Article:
Summer Saints Series, Part 1: “Baseball and Mustard Seeds”

A Sermon for Sunday, June 13, 2021. Emory Presbyterian Church. 2 Corinthians 5:14-17 and Mark 4:30-32.

The late Leo “The Lip” Durocher, Major League Baseball manager for the Brooklyn Dodgers in the late 30s and 40s, allegedly once said: “Baseball is like church. Many attend, few understand.” All joking aside, there is something spiritual and religious about the game of baseball. 

For example, as one famous baseball movie notes, “there are 108 beads in a Catholic rosary and there are 108 stitches on a baseball.” The game itself is not fast paced like other sports. It is filled with long moments of silence, contemplation, and consternation—punctuated at times by loud shouts of praise and joy. Baseball is played in a serene park where the pitcher, poised atop the mound directs the flow of the game for the congregation in the stands. The elements of nature abound, firing up the senses of everyone gathered. The smell of the grass and dirt. The cracking sound of wooden bats. The buzzing of gnat flittering around your cap. The bird fluttering in the rafters of the stadium. The blue skies and soft breeze that delights the eyes and face. 

Baseball, like church, tethers us to everyday life with its hits and strikeouts; homeruns and errors; sacrifice bunts and slides at home plate; magic and miracles. Baseball is holy and sacred, inspiring us to believe that at any moment the impossible can become possible. Why else would we, as a society, hold up with reverence those sacred stories like Field of Dreams, The Natural, The Sandlot, A League of their Own and 42.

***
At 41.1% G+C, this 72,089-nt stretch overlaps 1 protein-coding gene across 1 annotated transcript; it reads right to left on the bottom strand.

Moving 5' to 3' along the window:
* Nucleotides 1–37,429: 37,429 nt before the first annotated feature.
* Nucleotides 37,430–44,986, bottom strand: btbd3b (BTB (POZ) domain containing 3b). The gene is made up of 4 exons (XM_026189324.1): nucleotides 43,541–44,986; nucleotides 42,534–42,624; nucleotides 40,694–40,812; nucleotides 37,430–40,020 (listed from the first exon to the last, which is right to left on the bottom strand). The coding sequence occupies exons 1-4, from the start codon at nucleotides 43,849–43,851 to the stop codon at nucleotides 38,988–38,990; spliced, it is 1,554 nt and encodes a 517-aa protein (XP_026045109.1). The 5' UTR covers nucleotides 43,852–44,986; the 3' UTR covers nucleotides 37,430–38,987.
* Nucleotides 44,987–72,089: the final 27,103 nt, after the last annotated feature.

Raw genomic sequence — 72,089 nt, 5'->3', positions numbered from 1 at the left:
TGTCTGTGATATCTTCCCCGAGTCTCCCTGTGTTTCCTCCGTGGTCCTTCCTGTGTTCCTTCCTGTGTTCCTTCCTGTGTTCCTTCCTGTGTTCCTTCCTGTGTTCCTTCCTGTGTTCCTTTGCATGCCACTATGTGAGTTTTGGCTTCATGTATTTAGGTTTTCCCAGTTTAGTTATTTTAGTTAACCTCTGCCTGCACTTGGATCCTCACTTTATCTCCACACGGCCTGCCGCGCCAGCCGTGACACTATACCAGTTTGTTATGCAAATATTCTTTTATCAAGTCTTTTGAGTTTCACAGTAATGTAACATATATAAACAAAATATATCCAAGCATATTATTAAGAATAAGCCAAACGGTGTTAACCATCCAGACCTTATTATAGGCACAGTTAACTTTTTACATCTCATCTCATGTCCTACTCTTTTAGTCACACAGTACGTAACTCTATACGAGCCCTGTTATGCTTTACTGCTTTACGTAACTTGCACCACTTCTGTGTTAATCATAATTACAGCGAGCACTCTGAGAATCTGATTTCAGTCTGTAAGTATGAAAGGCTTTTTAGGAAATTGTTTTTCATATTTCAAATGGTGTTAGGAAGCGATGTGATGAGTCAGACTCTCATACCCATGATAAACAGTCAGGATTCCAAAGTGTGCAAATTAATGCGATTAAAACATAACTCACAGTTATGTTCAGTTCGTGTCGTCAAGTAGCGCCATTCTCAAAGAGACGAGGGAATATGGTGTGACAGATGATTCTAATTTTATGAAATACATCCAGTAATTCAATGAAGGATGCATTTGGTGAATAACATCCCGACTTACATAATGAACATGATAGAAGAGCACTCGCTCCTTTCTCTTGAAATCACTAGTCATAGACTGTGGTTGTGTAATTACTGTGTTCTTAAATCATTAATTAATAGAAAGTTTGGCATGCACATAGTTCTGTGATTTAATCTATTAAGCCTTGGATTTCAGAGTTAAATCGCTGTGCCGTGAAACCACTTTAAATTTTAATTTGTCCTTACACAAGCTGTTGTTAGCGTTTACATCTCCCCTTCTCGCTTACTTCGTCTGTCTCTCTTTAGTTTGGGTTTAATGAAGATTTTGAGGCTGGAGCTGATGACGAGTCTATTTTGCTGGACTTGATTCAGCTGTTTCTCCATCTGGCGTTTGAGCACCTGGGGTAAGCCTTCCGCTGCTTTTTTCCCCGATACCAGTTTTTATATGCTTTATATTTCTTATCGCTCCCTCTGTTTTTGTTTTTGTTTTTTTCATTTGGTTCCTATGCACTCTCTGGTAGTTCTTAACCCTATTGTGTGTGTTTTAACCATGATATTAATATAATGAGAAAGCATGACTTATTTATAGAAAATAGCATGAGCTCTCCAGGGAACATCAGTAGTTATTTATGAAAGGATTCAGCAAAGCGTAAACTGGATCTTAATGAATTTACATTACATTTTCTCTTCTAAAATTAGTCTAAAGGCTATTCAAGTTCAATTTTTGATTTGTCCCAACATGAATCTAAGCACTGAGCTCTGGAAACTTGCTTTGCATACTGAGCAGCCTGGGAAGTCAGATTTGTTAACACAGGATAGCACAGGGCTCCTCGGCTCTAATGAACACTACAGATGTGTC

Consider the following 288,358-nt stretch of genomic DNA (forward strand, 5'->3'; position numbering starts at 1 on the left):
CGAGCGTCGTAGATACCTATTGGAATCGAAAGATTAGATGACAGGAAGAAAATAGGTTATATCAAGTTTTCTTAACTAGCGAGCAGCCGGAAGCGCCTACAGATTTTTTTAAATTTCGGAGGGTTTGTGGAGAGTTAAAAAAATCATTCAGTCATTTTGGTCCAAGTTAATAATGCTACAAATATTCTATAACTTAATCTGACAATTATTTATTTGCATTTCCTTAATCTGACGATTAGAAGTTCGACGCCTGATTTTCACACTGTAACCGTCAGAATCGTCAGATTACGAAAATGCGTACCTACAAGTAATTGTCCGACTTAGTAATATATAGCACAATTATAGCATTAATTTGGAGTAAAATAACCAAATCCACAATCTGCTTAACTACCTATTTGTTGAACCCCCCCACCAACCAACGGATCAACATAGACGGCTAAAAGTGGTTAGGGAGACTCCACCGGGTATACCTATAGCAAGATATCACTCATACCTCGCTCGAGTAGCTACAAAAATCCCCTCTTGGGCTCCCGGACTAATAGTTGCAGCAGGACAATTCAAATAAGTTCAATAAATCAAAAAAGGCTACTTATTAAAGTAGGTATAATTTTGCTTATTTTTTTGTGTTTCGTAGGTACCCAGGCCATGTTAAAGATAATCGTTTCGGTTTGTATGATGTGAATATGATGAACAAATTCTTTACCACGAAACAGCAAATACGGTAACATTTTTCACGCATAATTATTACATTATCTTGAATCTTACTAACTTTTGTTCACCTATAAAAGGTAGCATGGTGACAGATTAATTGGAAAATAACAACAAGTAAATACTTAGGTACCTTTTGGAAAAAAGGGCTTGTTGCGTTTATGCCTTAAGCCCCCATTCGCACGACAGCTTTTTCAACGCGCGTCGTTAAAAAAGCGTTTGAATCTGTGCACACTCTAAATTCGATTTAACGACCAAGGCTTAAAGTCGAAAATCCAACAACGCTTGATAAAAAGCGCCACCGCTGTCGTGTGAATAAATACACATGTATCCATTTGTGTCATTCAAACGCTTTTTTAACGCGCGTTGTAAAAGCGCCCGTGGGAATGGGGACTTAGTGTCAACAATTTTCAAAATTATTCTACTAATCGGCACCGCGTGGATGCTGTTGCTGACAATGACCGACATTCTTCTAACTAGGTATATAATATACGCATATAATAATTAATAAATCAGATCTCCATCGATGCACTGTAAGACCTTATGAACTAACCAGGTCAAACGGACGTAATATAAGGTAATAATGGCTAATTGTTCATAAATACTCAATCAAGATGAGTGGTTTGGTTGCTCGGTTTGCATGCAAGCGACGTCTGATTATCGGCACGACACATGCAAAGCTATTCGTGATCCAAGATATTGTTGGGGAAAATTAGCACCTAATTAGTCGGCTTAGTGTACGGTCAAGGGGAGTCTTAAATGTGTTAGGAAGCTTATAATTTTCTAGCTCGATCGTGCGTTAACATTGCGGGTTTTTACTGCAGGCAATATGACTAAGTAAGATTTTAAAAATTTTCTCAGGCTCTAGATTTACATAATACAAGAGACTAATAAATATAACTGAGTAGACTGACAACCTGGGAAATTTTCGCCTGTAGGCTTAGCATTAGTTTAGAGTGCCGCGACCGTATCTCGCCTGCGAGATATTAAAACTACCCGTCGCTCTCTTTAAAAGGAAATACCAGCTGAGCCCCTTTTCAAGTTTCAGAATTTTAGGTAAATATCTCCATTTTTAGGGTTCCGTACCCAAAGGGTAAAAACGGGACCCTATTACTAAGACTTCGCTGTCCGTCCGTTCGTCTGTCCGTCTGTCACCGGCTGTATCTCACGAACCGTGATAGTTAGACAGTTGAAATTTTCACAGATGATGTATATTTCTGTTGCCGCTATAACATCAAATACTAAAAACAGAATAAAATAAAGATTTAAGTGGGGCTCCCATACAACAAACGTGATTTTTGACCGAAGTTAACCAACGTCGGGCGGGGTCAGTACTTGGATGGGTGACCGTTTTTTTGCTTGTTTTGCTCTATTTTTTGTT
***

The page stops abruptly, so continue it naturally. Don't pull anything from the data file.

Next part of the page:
Former New York University President John Sexton shares this tidbit in his book Baseball as a Road to God: Seeing Beyond the Game:

“The similarities between baseball and religion abound. The ballpark as cathedral; saints and sinners; the curses and blessings. But then what I’m arguing is beyond that surface level, there’s a fundamental similarity between baseball and religion which goes to the capacity of baseball to cause human beings, in a context they don’t think of as religious, to break the plane of ordinary existence into the plane of extraordinary existence.”

Since we are in the middle of baseball season, it seems only apt to kick-off this year’s Summer Saints Sermon Series with an exploration of two legendary players who broke the plane of ordinary existence and revolutionized the modern game as we know it: Jackie Robinson and Roberto Clemente. Nearly a half century after their deaths in 1972, Robinson and Clemente continue to influence players and fans—due not only to their extraordinary existence on the field but also because of their faith and character, which allowed them break down racial barriers and change the world for the better—one hit and catch at a time.

Jack Roosevelt Robinson was born in 1919 to a family of sharecroppers in Cairo, Georgia. He excelled in multiple sports in high school and college, and afterwards was drafted into the U.S. Army and assigned to a segregated calvary unit. Toward the end of his service in 1944, he was a coach for Army athletics at Camp Breckenridge in Kentucky. While there, Robinson met a former player of the Negro American League who encouraged him to try out for the Kansas City Monarchs. 

Jackie Robinson’s stellar play caught the attention of Branch Rickey, the president of The Brooklyn Dodgers who wanted to integrate Major League Baseball. A devout Methodist, Branch Rickey chose Robinson, who was a Methodist like himself, because he wanted someone who had strong faith and moral fiber that they could withstand the racist abuse that the first black man in the majors would receive.